GPs will not be expected to host ‘Super Saturday’ clinics in a bid to tackle elective waiting lists, NHS England has told Pulse.
It follows an announcement for £160m to be spent on a range of initiatives for 17 ‘accelerator sites’ to tackle waiting lists for elective operations.
The three-month programme will trial several projects including one-stop testing facilities, greater access to specialist advice for GPs, AI to prioritise patients, virtual wards and home assessments, 3D eye scanners, at-home antibiotic kits, and extending operating hours.
Among the proposals are ‘Super Saturday’ clinics – where multi-disciplinary teams come together at the weekend to offer more specialist appointments.
But there seemed to be some confusion over how such clinics would work, with the BMA warning that ‘the idea of GPs providing specialist clinics, or “super Saturdays”, also shows a grave lack of understanding of the rocketing workload and demand already facing GPs’.
When asked for more detail, NHS England said that it had never said that GPs would be involved.
The additional funding comes as the latest NHS performance figures show a waiting list of a record five million patients. At the end of March 2021, 64.4% of patients waiting to start treatment were waiting up to 18 weeks far below the 92% standard.
Other figures from NHS England showed that the NHS was making good progress in recovering from Covid-19 with elective activity was already at four-fifths of pre-pandemic levels and a record 230,000 people referred for urgent cancer checks seen in March.
The BMA, which has previously warned that clearing the referral backlog could take a decade, said the £160 million funding for the initiatives was a small proportion of what was actually needed and did not address fundamental problem of workforce shortages and burnout among staff.
Dr Chaand Nagpaul, chair of the BMA said NHS England and the Government should be focusing on a ‘credible strategy’ for retaining the workforce and ensuring exhausted staff aren’t pushed even further than they have been already.
‘Even if the money being promised was enough to fund the care for all those who are waiting, those patients face being treated by an exhausted and depleted workforce; a workforce that has not had any kind of respite in the past 14 months.’
He said technological innovation should be used to address ‘some really basic and simple issues’ currently creating a huge burden on general practice such as enabling electronic prescribing and direct access to community diagnostics for secondary care, he said.
In addition, local systems should be set up to deal with the huge numbers of patients are taking up GP and hospital clinician time chasing up their appointments and wanting to know when they will be treated.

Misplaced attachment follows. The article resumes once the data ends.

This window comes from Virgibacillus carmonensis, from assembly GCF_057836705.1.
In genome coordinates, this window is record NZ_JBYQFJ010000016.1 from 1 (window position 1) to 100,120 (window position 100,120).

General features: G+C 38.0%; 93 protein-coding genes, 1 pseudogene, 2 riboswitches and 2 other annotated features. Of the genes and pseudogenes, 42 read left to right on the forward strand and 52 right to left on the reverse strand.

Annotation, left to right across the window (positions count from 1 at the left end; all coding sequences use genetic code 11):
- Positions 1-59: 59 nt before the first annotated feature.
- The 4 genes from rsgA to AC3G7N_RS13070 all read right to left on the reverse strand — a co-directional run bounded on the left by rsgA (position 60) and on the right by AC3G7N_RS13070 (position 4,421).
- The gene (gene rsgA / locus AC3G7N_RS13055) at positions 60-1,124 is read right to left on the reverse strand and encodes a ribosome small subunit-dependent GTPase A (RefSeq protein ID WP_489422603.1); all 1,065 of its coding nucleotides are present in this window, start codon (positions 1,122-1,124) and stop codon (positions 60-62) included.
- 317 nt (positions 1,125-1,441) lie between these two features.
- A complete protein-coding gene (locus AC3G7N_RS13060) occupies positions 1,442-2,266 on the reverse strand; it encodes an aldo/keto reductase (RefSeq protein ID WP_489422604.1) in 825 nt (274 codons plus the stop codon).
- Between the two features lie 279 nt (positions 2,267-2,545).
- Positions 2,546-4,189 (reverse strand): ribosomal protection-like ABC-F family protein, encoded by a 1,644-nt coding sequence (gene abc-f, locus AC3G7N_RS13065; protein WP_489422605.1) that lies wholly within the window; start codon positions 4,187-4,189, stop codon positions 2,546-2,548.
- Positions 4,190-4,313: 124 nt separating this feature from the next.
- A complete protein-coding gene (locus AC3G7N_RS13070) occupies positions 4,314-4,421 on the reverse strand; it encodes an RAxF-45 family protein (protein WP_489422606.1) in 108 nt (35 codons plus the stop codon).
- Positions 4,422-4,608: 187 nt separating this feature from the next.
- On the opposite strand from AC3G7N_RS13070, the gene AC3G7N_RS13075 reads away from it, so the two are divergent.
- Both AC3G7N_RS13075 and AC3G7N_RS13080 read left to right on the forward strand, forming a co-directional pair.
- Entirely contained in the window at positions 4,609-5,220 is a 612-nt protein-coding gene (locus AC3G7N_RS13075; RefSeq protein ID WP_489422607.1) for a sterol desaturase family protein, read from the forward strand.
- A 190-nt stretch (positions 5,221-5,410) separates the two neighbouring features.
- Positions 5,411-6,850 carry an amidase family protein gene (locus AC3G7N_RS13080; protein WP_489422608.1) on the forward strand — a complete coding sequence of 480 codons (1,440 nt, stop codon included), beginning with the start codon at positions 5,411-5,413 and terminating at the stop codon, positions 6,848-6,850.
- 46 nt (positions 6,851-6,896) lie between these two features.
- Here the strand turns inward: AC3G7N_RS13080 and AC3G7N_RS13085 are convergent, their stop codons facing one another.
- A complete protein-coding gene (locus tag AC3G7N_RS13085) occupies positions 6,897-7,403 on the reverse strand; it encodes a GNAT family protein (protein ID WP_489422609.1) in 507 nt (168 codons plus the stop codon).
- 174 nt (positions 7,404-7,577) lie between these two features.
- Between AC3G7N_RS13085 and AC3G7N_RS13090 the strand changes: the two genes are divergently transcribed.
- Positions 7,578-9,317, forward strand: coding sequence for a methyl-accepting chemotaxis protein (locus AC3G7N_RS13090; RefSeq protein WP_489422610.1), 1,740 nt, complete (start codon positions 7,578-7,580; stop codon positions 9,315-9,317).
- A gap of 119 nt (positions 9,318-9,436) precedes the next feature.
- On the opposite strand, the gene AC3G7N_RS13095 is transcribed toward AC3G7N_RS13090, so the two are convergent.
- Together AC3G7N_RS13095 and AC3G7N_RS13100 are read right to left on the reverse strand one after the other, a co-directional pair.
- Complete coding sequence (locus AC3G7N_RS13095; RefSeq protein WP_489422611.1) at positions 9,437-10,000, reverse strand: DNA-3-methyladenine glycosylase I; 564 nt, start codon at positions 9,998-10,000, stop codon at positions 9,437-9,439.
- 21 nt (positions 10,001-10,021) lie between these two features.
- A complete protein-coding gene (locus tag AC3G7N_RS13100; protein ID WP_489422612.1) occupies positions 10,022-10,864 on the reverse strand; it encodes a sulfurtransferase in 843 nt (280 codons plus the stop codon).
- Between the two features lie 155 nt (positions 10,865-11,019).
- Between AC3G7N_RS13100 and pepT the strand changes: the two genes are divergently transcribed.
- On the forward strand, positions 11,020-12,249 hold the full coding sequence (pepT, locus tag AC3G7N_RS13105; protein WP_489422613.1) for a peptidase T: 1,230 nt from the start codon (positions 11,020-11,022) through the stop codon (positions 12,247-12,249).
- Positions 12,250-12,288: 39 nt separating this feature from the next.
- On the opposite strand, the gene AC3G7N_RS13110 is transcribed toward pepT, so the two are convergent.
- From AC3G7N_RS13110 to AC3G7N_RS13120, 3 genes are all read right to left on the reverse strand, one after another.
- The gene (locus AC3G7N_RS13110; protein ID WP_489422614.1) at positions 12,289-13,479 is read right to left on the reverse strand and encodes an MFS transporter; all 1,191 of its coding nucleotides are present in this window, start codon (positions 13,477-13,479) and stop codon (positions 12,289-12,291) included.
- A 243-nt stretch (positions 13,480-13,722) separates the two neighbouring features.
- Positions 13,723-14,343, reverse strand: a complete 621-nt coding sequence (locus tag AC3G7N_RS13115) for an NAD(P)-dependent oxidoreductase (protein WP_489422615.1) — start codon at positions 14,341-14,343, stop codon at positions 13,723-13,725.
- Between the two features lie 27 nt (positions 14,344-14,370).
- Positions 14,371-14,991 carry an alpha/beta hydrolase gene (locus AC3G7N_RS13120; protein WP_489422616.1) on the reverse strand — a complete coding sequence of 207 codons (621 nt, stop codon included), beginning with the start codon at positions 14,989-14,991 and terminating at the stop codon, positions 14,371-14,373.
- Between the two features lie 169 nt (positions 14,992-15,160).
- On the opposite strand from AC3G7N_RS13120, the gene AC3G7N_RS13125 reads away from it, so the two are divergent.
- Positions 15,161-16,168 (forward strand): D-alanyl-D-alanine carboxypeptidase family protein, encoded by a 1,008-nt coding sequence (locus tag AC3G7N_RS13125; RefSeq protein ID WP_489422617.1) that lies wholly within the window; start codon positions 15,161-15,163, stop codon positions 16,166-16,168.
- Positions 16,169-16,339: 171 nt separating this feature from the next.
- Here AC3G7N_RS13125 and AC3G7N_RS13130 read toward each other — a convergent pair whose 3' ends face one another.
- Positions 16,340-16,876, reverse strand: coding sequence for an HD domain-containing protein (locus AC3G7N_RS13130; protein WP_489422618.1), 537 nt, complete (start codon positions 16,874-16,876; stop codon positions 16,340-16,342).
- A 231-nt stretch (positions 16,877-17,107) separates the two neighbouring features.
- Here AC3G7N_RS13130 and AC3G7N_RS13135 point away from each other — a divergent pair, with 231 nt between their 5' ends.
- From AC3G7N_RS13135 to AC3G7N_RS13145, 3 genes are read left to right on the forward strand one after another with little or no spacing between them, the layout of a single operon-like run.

‘What we need to see is a workable plan that sufficiently supports the needs of the health service as a whole, and it is imperative that the allocation of funding and resources is reasonable and caters to the needs of primary, secondary and community care – all of whom have been completely stretched in the past year,’ he said.
Amanda Pritchard, NHS chief operating officer, said the additional support provided through the accelerator sites would help create a blueprint for continuing the progress already made in a way that wouldn’t put extra pressure on staff.
Tim Gardner, senior policy fellow at the Health Foundation, said the NHS was beginning to show promising signs of recovery but the latest figures highlight the significant and growing backlog in routine hospital care.
‘Only by addressing significant and long-standing workforce shortages and making substantial investment in infrastructure and technology, will the government avoid the political and human cost of growing numbers of people waiting too long for the care they need,’ he added.
The full list of the NHS Integrated Care Systems (ICSs) set to receive the £160m funding is:
- South Yorkshire & Bassetlaw
- North East & Cumbria
- Lancashire and South Cumbria
- Coventry and Warwickshire
- Bedfordshire, Luton and Milton Keynes
- Suffolk & North East Essex
- North Central London
- Surrey Heartlands
- Hampshire & Isle of Wight
- Bristol, North Somerset and South Gloucestershire
- A coalition of specialist children’s hospitals including Birmingham Women’s and Children’s Hospital Trust, Alder Hey, Sheffield Children’s, Royal Manchester Children’s Hospital and Great Ormond Street Hospital.
Source: NHS England